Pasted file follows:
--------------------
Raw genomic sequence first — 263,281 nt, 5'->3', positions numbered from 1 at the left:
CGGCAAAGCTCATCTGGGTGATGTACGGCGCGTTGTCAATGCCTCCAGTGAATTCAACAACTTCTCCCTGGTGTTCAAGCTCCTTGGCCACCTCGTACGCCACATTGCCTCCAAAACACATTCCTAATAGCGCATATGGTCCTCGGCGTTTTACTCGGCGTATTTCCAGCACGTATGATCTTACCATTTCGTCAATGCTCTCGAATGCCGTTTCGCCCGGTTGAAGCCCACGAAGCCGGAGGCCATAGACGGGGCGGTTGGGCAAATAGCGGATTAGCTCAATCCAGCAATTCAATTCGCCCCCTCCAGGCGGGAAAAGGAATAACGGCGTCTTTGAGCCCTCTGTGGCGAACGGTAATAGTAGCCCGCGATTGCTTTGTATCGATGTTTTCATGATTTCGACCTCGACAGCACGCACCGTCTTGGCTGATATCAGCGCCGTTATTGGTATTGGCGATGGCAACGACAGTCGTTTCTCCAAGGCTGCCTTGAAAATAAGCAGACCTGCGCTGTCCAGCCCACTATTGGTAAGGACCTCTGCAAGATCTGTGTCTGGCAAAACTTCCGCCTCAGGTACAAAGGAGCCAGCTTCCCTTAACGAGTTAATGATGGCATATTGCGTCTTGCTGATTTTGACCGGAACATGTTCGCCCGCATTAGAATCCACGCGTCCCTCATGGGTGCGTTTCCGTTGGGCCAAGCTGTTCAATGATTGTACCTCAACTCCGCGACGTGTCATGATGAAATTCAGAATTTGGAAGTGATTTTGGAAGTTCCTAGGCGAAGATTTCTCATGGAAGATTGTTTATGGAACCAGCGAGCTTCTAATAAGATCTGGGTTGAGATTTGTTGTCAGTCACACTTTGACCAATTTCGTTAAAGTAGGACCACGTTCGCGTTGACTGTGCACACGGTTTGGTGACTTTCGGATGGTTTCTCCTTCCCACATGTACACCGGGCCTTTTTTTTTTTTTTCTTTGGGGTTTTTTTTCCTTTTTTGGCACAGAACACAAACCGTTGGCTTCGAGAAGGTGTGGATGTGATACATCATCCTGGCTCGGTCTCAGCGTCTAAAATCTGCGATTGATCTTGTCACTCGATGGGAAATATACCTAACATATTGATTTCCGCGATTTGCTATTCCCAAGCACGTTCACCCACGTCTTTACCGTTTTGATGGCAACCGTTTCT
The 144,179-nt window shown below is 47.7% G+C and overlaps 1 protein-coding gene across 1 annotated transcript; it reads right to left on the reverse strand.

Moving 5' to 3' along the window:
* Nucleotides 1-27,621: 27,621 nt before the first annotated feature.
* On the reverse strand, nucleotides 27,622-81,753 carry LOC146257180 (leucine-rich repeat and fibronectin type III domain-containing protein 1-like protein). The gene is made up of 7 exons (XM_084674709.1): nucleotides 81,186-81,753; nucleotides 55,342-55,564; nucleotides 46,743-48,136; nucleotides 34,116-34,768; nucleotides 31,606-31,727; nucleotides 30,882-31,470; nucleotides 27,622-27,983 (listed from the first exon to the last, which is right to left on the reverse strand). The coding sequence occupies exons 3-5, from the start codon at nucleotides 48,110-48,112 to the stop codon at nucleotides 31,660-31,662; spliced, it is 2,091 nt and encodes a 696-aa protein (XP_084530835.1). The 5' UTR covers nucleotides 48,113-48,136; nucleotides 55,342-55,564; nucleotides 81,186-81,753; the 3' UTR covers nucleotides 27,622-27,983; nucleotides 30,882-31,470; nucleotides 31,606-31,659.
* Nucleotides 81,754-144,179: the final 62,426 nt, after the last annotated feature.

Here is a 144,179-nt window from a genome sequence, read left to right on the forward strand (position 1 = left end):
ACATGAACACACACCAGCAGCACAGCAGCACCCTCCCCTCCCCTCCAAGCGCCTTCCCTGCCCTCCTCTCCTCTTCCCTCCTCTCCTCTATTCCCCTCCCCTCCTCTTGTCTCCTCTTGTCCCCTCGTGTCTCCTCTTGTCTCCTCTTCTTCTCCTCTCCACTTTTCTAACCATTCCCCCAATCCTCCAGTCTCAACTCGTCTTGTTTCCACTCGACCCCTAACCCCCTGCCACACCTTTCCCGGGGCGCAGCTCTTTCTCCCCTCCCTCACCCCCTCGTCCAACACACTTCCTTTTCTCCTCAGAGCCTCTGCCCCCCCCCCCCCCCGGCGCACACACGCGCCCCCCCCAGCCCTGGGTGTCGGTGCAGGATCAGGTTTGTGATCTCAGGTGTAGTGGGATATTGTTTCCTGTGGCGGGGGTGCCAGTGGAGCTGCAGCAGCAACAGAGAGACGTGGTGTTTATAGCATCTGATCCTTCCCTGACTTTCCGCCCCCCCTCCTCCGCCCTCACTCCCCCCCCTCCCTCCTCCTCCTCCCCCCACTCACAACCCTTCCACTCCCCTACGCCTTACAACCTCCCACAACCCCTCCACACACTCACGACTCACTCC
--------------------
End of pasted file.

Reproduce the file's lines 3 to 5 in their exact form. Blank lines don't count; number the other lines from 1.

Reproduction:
The 144,179-nt window shown below is 47.7% G+C and overlaps 1 protein-coding gene across 1 annotated transcript; it reads right to left on the reverse strand.

Moving 5' to 3' along the window:
* Nucleotides 1-27,621: 27,621 nt before the first annotated feature.